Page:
Consumer-directed care for older Australians: Are resources identified on the Web adequate to support decisions about home-based care packages?
Consumer-directed care (CDC) was introduced as part of aged care policy reforms in Australia in 2012. CDC aims to promote choice and control for people with complex needs who need home care and supports. While more choices may bring benefits, information and resources are needed by people to navigate new and complex care-related decisions. In 2017, we identified the resources available to support consumers of the new CDC Home Care Packages (HCP) program via an Internet search. Forty-six resources were analysed to assess the adequacy of information to inform care choices. General information was most frequently found, but information to guide specific choices, such as choosing or changing service providers, was limited. Accessibility of information was limited for non-English speakers and for people with low literacy or reduced capacity for decision making. No training opportunities were identified, and only one non-partisan organisation offered support for decision making. Overall, the information and supports analysed were not adequate to assist older people to make choices to ensure consumer direction of care. There is an urgent need to improve the quality and accessibility of information and provide training and support for choice, particularly for those with limited decision-making capacity, such as those living with dementia.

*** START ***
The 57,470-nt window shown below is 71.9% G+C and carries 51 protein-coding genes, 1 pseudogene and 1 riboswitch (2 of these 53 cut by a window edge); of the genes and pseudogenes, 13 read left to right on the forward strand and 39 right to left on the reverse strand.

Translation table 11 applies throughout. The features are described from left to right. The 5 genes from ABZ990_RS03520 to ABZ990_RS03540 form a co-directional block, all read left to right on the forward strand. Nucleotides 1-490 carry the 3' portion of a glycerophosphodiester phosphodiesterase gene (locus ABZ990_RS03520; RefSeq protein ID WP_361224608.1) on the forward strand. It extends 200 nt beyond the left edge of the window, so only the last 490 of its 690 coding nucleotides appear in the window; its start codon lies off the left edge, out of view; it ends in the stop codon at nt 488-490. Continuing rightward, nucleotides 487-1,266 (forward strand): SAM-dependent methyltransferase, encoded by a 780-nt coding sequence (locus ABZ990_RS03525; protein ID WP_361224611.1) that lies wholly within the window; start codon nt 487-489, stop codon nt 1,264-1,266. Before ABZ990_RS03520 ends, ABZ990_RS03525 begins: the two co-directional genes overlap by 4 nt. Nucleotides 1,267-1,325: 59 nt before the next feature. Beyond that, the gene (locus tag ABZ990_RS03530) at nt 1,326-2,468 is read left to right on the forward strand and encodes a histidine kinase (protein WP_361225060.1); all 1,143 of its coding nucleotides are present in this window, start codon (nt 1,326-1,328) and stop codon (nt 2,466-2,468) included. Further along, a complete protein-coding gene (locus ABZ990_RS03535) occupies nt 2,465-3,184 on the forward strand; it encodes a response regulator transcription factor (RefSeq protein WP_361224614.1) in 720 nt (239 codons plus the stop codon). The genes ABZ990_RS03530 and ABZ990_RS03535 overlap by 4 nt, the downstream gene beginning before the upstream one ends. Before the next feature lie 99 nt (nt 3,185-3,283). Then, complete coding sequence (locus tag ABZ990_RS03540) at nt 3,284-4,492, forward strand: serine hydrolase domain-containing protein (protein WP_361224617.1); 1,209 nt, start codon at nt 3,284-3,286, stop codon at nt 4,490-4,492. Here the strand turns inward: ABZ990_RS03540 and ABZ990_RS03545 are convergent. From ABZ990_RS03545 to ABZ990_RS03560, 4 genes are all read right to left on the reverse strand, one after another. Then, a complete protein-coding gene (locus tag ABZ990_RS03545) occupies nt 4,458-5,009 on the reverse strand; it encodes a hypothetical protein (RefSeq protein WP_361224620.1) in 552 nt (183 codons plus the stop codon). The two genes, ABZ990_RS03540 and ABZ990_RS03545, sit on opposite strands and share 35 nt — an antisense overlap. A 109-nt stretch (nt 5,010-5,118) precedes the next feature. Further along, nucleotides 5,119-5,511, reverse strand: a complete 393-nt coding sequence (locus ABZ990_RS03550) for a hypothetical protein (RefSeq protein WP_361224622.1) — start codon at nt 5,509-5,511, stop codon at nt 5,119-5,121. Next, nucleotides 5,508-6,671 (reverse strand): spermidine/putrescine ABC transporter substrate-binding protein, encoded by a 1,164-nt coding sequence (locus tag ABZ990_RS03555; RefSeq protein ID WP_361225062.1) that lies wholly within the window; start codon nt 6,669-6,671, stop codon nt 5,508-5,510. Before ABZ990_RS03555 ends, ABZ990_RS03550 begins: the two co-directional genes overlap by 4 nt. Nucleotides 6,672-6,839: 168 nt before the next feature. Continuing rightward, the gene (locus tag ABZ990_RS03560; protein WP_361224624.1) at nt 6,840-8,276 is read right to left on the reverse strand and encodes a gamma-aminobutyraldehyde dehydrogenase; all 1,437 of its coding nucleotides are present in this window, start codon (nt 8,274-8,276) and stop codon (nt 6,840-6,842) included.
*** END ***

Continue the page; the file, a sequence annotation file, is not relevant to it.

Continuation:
L. Phillipson, L. F. Low & S. Dreyfus, "Consumer-directed care for older Australians: Are resources identified on the Web adequate to support decisions about home-based care packages?", Australian Journal of Social Issues 54 2 (2019) 135-156.